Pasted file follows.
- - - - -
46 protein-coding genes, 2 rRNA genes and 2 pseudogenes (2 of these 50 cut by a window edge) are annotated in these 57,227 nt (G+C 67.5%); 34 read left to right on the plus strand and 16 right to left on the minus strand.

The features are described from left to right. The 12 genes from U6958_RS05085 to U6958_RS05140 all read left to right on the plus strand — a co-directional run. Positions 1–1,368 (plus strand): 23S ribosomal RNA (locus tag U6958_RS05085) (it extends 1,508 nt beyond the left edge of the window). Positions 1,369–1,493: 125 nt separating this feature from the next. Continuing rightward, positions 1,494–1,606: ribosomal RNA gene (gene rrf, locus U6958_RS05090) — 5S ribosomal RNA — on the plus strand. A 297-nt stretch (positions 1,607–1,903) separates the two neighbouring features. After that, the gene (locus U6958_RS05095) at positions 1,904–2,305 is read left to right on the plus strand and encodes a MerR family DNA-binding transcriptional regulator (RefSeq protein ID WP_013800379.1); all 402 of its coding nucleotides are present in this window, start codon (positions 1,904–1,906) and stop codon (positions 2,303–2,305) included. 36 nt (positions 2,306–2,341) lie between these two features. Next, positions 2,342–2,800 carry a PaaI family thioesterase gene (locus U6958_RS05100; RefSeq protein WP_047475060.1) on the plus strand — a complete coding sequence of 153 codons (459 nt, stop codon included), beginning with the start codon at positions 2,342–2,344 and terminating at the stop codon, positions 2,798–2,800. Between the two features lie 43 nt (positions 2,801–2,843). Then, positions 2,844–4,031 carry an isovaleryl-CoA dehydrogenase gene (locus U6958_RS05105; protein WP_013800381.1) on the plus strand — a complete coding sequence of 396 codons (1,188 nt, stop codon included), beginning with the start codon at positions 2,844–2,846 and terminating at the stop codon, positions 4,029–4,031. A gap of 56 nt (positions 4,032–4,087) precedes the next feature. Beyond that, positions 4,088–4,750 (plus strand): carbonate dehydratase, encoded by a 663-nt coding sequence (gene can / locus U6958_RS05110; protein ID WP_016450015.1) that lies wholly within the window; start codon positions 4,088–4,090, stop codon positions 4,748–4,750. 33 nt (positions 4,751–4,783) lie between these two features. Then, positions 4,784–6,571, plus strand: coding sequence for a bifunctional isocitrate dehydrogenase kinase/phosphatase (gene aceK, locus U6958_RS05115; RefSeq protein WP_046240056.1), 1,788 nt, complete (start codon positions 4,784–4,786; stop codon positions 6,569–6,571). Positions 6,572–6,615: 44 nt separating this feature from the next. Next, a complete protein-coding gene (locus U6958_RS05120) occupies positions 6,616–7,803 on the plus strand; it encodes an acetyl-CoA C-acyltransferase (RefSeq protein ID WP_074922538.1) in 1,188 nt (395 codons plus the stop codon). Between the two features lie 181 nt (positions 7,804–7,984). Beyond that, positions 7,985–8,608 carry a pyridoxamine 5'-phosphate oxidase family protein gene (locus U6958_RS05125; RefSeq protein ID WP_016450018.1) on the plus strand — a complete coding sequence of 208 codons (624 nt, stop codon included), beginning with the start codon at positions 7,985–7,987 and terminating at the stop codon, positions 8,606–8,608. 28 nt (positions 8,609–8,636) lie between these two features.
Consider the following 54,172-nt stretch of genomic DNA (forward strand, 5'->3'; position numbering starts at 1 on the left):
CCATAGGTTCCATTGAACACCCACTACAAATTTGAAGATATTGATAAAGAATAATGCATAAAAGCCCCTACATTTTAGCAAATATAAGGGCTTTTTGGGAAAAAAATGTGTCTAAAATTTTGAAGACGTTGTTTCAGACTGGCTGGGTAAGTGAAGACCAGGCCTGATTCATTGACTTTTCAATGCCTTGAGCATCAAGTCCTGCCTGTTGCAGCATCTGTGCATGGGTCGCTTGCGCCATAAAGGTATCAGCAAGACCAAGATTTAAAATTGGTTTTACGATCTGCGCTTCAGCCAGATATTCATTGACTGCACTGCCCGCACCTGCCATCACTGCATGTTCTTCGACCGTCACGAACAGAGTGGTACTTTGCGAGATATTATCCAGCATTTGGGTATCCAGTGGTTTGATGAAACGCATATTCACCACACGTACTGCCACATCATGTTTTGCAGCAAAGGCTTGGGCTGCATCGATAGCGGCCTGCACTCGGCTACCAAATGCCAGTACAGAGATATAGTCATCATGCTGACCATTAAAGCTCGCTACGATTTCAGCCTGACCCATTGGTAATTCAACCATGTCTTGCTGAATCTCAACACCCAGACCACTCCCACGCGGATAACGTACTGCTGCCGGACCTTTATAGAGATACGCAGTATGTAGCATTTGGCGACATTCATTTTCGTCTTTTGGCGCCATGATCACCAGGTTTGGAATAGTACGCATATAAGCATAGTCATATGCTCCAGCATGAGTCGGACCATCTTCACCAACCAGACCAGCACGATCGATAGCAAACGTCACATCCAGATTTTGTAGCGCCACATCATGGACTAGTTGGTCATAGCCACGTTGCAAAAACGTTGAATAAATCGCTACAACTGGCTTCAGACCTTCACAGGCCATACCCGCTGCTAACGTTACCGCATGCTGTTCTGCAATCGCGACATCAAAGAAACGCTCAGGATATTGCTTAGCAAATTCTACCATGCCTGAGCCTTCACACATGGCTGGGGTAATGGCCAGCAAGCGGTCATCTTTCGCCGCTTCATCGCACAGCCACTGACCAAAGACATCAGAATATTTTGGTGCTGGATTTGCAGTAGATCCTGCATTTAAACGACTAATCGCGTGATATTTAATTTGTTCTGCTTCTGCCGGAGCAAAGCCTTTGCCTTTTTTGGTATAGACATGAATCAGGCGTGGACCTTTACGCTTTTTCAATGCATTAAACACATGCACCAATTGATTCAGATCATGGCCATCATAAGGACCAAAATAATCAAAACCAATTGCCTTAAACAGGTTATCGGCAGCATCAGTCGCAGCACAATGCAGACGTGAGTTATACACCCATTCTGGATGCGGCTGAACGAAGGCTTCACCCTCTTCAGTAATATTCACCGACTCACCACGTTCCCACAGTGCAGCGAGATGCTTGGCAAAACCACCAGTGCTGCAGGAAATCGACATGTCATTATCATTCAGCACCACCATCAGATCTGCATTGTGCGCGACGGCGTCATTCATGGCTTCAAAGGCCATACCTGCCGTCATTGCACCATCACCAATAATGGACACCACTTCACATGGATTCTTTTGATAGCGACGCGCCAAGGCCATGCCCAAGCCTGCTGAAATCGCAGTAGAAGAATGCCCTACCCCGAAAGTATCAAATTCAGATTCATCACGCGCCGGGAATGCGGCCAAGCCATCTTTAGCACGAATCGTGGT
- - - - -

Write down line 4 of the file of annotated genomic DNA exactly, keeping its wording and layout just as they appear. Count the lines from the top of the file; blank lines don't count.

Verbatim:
CCATAGGTTCCATTGAACACCCACTACAAATTTGAAGATATTGATAAAGAATAATGCATAAAAGCCCCTACATTTTAGCAAATATAAGGGCTTTTTGGGAAAAAAATGTGTCTAAAATTTTGAAGACGTTGTTTCAGACTGGCTGGGTAAGTGAAGACCAGGCCTGATTCATTGACTTTTCAATGCCTTGAGCATCAAGTCCTGCCTGTTGCAGCATCTGTGCATGGGTCGCTTGCGCCATAAAGGTATCAGCAAGACCAAGATTTAAAATTGGTTTTACGATCTGCGCTTCAGCCAGATATTCATTGACTGCACTGCCCGCACCTGCCATCACTGCATGTTCTTCGACCGTCACGAACAGAGTGGTACTTTGCGAGATATTATCCAGCATTTGGGTATCCAGTGGTTTGATGAAACGCATATTCACCACACGTACTGCCACATCATGTTTTGCAGCAAAGGCTTGGGCTGCATCGATAGCGGCCTGCACTCGGCTACCAAATGCCAGTACAGAGATATAGTCATCATGCTGACCATTAAAGCTCGCTACGATTTCAGCCTGACCCATTGGTAATTCAACCATGTCTTGCTGAATCTCAACACCCAGACCACTCCCACGCGGATAACGTACTGCTGCCGGACCTTTATAGAGATACGCAGTATGTAGCATTTGGCGACATTCATTTTCGTCTTTTGGCGCCATGATCACCAGGTTTGGAATAGTACGCATATAAGCATAGTCATATGCTCCAGCATGAGTCGGACCATCTTCACCAACCAGACCAGCACGATCGATAGCAAACGTCACATCCAGATTTTGTAGCGCCACATCATGGACTAGTTGGTCATAGCCACGTTGCAAAAACGTTGAATAAATCGCTACAACTGGCTTCAGACCTTCACAGGCCATACCCGCTGCTAACGTTACCGCATGCTGTTCTGCAATCGCGACATCAAAGAAACGCTCAGGATATTGCTTAGCAAATTCTACCATGCCTGAGCCTTCACACATGGCTGGGGTAATGGCCAGCAAGCGGTCATCTTTCGCCGCTTCATCGCACAGCCACTGACCAAAGACATCAGAATATTTTGGTGCTGGATTTGCAGTAGATCCTGCATTTAAACGACTAATCGCGTGATATTTAATTTGTTCTGCTTCTGCCGGAGCAAAGCCTTTGCCTTTTTTGGTATAGACATGAATCAGGCGTGGACCTTTACGCTTTTTCAATGCATTAAACACATGCACCAATTGATTCAGATCATGGCCATCATAAGGACCAAAATAATCAAAACCAATTGCCTTAAACAGGTTATCGGCAGCATCAGTCGCAGCACAATGCAGACGTGAGTTATACACCCATTCTGGATGCGGCTGAACGAAGGCTTCACCCTCTTCAGTAATATTCACCGACTCACCACGTTCCCACAGTGCAGCGAGATGCTTGGCAAAACCACCAGTGCTGCAGGAAATCGACATGTCATTATCATTCAGCACCACCATCAGATCTGCATTGTGCGCGACGGCGTCATTCATGGCTTCAAAGGCCATACCTGCCGTCATTGCACCATCACCAATAATGGACACCACTTCACATGGATTCTTTTGATAGCGACGCGCCAAGGCCATGCCCAAGCCTGCTGAAATCGCAGTAGAAGAATGCCCTACCCCGAAAGTATCAAATTCAGATTCATCACGCGCCGGGAATGCGGCCAAGCCATCTTTAGCACGAATCGTGGT